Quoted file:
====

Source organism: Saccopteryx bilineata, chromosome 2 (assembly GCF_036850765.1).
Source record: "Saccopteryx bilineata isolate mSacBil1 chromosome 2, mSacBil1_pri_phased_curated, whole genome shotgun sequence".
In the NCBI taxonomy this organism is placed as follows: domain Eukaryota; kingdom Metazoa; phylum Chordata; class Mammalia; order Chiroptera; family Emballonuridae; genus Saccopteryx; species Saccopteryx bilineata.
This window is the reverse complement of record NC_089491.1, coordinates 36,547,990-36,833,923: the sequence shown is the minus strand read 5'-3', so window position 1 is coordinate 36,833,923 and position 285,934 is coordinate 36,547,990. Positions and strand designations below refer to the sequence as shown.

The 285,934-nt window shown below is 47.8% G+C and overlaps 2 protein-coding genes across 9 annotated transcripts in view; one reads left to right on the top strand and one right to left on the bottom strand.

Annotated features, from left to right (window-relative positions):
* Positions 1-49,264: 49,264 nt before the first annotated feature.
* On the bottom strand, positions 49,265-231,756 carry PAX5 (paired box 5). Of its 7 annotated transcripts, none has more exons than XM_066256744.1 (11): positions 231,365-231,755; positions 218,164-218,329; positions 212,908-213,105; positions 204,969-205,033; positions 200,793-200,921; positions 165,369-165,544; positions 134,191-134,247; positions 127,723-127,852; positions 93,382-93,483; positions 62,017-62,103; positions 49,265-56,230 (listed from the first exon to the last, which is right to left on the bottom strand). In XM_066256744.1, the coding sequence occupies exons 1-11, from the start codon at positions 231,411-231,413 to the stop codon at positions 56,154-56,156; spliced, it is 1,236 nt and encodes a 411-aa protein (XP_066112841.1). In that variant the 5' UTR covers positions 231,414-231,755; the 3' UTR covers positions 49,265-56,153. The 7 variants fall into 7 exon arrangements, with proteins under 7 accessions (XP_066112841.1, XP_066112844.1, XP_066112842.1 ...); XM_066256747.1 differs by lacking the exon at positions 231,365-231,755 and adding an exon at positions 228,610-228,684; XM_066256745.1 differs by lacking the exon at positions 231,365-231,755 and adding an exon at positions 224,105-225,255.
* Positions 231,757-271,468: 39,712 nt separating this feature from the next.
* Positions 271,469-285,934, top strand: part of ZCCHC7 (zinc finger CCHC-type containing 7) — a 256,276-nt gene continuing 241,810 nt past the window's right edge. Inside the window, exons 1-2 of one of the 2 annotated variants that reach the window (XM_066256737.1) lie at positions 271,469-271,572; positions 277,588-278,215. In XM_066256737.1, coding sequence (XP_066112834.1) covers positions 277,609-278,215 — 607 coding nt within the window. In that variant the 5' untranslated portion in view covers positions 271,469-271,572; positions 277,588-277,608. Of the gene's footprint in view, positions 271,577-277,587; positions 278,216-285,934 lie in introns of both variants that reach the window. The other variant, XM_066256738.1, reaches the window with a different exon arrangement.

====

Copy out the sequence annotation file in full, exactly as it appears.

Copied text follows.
Source organism: Saccopteryx bilineata, chromosome 2 (assembly GCF_036850765.1).
Source record: "Saccopteryx bilineata isolate mSacBil1 chromosome 2, mSacBil1_pri_phased_curated, whole genome shotgun sequence".
In the NCBI taxonomy this organism is placed as follows: domain Eukaryota; kingdom Metazoa; phylum Chordata; class Mammalia; order Chiroptera; family Emballonuridae; genus Saccopteryx; species Saccopteryx bilineata.
This window is the reverse complement of record NC_089491.1, coordinates 36,547,990-36,833,923: the sequence shown is the minus strand read 5'-3', so window position 1 is coordinate 36,833,923 and position 285,934 is coordinate 36,547,990. Positions and strand designations below refer to the sequence as shown.

The 285,934-nt window shown below is 47.8% G+C and overlaps 2 protein-coding genes across 9 annotated transcripts in view; one reads left to right on the top strand and one right to left on the bottom strand.

Annotated features, from left to right (window-relative positions):
* Positions 1-49,264: 49,264 nt before the first annotated feature.
* On the bottom strand, positions 49,265-231,756 carry PAX5 (paired box 5). Of its 7 annotated transcripts, none has more exons than XM_066256744.1 (11): positions 231,365-231,755; positions 218,164-218,329; positions 212,908-213,105; positions 204,969-205,033; positions 200,793-200,921; positions 165,369-165,544; positions 134,191-134,247; positions 127,723-127,852; positions 93,382-93,483; positions 62,017-62,103; positions 49,265-56,230 (listed from the first exon to the last, which is right to left on the bottom strand). In XM_066256744.1, the coding sequence occupies exons 1-11, from the start codon at positions 231,411-231,413 to the stop codon at positions 56,154-56,156; spliced, it is 1,236 nt and encodes a 411-aa protein (XP_066112841.1). In that variant the 5' UTR covers positions 231,414-231,755; the 3' UTR covers positions 49,265-56,153. The 7 variants fall into 7 exon arrangements, with proteins under 7 accessions (XP_066112841.1, XP_066112844.1, XP_066112842.1 ...); XM_066256747.1 differs by lacking the exon at positions 231,365-231,755 and adding an exon at positions 228,610-228,684; XM_066256745.1 differs by lacking the exon at positions 231,365-231,755 and adding an exon at positions 224,105-225,255.
* Positions 231,757-271,468: 39,712 nt separating this feature from the next.
* Positions 271,469-285,934, top strand: part of ZCCHC7 (zinc finger CCHC-type containing 7) — a 256,276-nt gene continuing 241,810 nt past the window's right edge. Inside the window, exons 1-2 of one of the 2 annotated variants that reach the window (XM_066256737.1) lie at positions 271,469-271,572; positions 277,588-278,215. In XM_066256737.1, coding sequence (XP_066112834.1) covers positions 277,609-278,215 — 607 coding nt within the window. In that variant the 5' untranslated portion in view covers positions 271,469-271,572; positions 277,588-277,608. Of the gene's footprint in view, positions 271,577-277,587; positions 278,216-285,934 lie in introns of both variants that reach the window. The other variant, XM_066256738.1, reaches the window with a different exon arrangement.